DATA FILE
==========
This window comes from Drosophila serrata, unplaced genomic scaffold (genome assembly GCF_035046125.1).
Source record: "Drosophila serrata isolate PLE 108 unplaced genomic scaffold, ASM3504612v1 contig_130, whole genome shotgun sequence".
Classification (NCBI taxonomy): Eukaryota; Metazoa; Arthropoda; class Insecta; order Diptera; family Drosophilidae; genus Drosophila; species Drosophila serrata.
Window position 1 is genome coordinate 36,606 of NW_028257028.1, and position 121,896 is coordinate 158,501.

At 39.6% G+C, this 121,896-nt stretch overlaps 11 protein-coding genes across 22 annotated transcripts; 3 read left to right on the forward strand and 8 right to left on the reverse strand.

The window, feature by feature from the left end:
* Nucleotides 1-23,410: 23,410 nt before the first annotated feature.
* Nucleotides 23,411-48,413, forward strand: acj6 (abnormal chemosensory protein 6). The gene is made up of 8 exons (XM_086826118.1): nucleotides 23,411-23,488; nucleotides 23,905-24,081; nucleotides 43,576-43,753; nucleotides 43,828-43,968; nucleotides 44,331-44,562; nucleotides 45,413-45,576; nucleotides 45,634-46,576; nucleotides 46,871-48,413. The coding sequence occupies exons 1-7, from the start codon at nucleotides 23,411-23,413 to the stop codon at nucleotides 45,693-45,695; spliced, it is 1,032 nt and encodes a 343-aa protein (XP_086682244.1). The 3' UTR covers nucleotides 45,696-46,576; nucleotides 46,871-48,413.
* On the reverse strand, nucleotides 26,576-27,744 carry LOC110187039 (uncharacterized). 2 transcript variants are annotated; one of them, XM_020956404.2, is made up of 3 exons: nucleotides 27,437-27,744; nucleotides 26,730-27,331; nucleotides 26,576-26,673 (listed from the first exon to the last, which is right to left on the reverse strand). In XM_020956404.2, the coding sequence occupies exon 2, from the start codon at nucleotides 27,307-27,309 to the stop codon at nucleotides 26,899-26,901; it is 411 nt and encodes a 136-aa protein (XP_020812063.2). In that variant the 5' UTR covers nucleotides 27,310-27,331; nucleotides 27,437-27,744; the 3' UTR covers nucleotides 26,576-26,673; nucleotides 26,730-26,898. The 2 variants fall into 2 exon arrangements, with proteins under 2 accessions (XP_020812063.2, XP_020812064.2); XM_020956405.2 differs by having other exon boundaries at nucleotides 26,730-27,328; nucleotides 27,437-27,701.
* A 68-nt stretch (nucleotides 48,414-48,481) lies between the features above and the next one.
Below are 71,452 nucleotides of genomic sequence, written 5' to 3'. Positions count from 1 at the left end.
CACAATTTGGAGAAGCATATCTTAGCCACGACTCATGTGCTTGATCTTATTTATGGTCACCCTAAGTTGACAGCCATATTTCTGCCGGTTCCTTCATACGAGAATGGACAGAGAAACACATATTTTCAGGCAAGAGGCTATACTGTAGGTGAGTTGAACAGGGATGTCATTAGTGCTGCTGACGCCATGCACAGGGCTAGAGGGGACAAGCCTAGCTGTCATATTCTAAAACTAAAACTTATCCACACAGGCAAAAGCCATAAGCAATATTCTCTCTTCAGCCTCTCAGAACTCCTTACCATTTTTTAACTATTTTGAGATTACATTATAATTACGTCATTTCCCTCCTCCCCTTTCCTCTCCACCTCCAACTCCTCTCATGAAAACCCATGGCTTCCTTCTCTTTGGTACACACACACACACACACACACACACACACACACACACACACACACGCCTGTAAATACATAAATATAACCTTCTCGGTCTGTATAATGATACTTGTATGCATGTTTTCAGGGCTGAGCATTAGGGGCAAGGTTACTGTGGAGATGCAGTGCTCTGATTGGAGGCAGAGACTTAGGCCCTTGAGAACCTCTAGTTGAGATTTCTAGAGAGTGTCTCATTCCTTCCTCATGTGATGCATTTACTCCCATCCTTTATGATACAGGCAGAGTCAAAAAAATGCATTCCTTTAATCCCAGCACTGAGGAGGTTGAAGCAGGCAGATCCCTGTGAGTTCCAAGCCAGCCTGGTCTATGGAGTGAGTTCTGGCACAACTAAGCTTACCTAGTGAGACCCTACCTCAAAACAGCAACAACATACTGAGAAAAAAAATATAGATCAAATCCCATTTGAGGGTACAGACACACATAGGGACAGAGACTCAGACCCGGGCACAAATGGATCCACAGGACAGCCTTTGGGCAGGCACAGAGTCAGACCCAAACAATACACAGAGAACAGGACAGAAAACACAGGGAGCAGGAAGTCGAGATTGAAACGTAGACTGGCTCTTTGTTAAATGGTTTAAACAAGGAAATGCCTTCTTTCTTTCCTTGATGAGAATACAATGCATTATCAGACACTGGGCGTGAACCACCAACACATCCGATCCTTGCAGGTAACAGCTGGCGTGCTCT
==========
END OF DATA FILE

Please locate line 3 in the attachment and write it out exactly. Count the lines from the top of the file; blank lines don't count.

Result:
Classification (NCBI taxonomy): Eukaryota; Metazoa; Arthropoda; class Insecta; order Diptera; family Drosophilidae; genus Drosophila; species Drosophila serrata.